Here is how it works.

  1. Log into developers.arcgis.com with your ArcGIS Online credentialsStep1.PNG
  2. Register your application by choosing Register New ApplicationStep2.png
  3. Provide the Application DetailsStep3.PNG
  4. Click on the Authentication TabStep4.PNG
  5. Scroll down to the Service Proxies area.Step5.png
  6. Select the service you wish to proxy and enter a rate limit for the number of requests you want to allow over a given period.Step6.png
  7. Copy the newly created proxy URL and add it to the webmap that your application is consuming.  Remove the original service if it exists and save the webmap.Step7.PNG
  8. Log out of all web sessions using you ArcGIS Online credentials or use Incognito Mode on your browser to test that your app opens without challenging you for credentials. (This is a quick trick to allow you to open the browser with a cleared browser cache.)Step8.png ! !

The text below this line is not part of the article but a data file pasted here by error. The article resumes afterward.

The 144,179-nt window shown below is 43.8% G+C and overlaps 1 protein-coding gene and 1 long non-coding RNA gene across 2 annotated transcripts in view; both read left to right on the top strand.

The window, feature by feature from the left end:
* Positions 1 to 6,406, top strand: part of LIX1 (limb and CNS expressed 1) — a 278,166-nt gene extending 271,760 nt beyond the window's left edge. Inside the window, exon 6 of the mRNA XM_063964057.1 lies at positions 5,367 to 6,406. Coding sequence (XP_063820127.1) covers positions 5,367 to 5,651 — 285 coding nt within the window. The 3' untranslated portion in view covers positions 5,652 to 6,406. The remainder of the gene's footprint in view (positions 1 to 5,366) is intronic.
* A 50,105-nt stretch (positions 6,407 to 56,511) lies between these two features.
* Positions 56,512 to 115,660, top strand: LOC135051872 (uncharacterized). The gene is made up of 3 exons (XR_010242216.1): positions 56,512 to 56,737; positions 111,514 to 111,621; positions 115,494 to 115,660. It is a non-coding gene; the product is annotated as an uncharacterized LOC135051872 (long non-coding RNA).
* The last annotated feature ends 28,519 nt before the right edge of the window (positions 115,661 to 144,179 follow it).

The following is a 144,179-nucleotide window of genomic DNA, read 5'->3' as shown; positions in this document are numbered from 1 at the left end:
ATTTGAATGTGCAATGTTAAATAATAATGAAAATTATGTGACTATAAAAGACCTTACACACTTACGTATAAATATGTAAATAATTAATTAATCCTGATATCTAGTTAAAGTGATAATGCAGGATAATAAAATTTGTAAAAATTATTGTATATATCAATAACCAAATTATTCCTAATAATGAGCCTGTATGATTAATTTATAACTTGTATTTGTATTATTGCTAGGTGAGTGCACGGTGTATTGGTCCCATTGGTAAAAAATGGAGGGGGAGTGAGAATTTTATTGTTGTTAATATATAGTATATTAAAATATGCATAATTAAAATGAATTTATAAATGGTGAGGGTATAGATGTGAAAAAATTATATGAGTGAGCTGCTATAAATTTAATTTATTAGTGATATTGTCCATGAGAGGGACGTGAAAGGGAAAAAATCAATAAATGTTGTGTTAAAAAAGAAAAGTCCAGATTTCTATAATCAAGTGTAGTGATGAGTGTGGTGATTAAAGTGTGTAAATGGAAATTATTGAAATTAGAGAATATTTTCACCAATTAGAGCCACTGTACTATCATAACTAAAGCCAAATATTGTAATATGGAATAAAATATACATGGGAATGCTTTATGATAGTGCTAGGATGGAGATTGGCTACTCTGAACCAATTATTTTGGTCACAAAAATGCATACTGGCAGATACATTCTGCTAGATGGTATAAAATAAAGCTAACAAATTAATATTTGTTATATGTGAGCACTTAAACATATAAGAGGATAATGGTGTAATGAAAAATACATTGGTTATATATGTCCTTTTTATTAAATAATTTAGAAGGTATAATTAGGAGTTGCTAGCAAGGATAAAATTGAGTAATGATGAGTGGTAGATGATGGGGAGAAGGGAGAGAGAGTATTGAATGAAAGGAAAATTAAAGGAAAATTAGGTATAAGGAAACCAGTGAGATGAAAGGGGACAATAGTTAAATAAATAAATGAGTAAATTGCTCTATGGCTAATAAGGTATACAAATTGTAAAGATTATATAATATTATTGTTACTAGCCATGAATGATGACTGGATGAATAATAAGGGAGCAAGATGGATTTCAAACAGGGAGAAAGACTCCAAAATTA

9. Open your web application and bask in the glory of your app opening withPremium Services that don't prompt your public users for an ArcGIS Online Username and Password. 

 

Try it live

 

Besides Traffic and Batch Geocoding you can also proxy the following services:

 
 

Service

Proxy Value

Geocoding

geocode

Geoenrichment

geoenrichment

Routing

route

Routeing (Async)

asyncRoute

Closest Facility

closestFacility

Closest Facility (Async)

asyncClosestFacility

Service Area

serviceArea

Service Area (Async)

asyncServiceArea

Location Allocation

asyncLocationAllocation

Vehicle Routing Problem

syncVRP

Vehicle Routing Problem (Async)

asyncVRP

World Traffic

traffic

Elevation

elevation

Elevation

elevationSync

Hydrology

hydrology